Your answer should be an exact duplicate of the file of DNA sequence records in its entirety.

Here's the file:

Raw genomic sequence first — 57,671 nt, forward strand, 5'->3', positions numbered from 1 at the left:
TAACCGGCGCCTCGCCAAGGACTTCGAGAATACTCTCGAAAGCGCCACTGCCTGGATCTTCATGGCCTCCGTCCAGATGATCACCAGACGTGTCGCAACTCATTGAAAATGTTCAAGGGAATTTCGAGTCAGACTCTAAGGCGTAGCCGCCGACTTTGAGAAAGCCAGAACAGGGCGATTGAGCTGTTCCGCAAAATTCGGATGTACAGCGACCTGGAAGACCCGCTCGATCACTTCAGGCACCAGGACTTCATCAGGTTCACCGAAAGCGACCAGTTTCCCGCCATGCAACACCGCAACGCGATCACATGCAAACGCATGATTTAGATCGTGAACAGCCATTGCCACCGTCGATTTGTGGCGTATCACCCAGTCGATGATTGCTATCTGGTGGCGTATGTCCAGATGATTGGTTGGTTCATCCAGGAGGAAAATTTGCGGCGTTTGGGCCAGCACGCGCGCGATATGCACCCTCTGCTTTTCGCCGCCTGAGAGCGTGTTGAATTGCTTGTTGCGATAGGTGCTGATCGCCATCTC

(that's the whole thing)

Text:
Raw genomic sequence first — 57,671 nt, forward strand, 5'->3', positions numbered from 1 at the left:
TAACCGGCGCCTCGCCAAGGACTTCGAGAATACTCTCGAAAGCGCCACTGCCTGGATCTTCATGGCCTCCGTCCAGATGATCACCAGACGTGTCGCAACTCATTGAAAATGTTCAAGGGAATTTCGAGTCAGACTCTAAGGCGTAGCCGCCGACTTTGAGAAAGCCAGAACAGGGCGATTGAGCTGTTCCGCAAAATTCGGATGTACAGCGACCTGGAAGACCCGCTCGATCACTTCAGGCACCAGGACTTCATCAGGTTCACCGAAAGCGACCAGTTTCCCGCCATGCAACACCGCAACGCGATCACATGCAAACGCATGATTTAGATCGTGAACAGCCATTGCCACCGTCGATTTGTGGCGTATCACCCAGTCGATGATTGCTATCTGGTGGCGTATGTCCAGATGATTGGTTGGTTCATCCAGGAGGAAAATTTGCGGCGTTTGGGCCAGCACGCGCGCGATATGCACCCTCTGCTTTTCGCCGCCTGAGAGCGTGTTGAATTGCTTGTTGCGATAGGTGCTGATCGCCATCTC